In the meantime, the lawyers will attempt to hammer out a full agreement on property, children and other ancillary matters. If they are unable to do so, the court will adjudicate on these matters and generally appoint a notaire to deal with the property settlement.

If the defendant does not agree to the principle of the divorce, the applicant has to show evidence of the reasons for the breakdown of the marriage (desertion, adultery, cruelty, two years’ separation or more etc) and the defendant will then have the opportunity to dispute the claims and possibly counter-claim that the breakdown is the applicant’s fault.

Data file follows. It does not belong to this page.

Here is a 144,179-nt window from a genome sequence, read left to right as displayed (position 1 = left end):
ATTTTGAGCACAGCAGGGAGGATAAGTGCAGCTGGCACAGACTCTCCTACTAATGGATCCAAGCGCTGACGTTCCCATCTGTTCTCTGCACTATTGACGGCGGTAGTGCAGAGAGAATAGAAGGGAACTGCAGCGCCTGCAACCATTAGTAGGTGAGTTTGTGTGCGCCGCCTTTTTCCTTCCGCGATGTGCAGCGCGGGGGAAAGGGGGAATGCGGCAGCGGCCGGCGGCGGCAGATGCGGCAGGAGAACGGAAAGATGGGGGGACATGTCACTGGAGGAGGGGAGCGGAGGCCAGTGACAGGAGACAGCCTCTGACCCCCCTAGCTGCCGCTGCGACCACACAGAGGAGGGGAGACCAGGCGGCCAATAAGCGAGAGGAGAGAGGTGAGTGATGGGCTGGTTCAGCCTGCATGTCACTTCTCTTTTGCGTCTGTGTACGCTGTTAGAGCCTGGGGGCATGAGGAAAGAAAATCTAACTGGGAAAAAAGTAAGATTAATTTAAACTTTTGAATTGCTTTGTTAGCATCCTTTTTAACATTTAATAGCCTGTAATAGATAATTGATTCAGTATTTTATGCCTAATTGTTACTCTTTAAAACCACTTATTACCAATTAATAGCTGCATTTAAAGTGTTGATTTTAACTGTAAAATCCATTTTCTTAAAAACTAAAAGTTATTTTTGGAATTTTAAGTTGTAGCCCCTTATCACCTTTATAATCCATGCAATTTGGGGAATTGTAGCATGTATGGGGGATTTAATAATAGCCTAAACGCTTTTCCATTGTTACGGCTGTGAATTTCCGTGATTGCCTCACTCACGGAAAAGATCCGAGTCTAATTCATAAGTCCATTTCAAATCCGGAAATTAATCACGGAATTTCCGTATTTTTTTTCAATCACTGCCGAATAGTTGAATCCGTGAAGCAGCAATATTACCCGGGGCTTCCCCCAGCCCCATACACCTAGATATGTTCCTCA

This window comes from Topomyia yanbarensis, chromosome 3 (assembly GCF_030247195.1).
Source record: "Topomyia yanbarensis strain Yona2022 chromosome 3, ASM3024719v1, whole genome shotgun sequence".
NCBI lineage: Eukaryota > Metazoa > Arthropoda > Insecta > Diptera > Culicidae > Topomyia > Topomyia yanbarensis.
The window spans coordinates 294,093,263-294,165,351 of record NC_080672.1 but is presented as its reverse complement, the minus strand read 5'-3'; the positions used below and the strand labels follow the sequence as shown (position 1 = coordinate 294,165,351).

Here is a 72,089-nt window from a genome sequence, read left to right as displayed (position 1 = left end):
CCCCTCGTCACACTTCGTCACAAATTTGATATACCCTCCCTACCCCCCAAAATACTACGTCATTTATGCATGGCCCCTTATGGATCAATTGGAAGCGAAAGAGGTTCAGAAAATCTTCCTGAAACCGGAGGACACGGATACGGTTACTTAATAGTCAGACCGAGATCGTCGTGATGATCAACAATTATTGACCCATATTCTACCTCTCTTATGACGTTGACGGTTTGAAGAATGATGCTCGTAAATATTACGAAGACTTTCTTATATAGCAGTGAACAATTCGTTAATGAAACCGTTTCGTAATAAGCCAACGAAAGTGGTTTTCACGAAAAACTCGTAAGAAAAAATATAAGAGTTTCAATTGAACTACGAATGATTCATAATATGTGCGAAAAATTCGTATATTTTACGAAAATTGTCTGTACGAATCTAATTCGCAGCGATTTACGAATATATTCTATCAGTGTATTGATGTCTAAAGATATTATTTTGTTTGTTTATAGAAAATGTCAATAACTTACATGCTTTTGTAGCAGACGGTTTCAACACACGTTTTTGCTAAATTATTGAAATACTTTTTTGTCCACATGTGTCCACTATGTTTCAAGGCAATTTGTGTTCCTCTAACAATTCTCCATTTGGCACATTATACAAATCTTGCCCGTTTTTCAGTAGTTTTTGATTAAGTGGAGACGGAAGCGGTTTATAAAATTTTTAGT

If one party is found to be at fault, the court may (but does not have to) award the other damages.

Whatever the grounds for the divorce and whether or not there is fault involved, the court may make a prestation compensatoire (property adjustment order). The object of this is not (contrary to a current English tendency) to split all the couple’s assets down the middle, but is to compensate the “weaker” partner by a capital award (rather than by on-going maintenance) in the event that the breakup will have an unfair impact on their living standard as compared with their previous standard of living and/or the other partner’s property and means.

The court will take account of circumstances, set out in the Civil Code, such as the length of the marriage, age and health of the spouses, their professions, qualifications, earnings and pension rights and estimated personal assets after the property settlement.

Only a local lawyer well versed in the practice of the local court will be able to give a competent estimate of what, if any, property adjustment order is likely.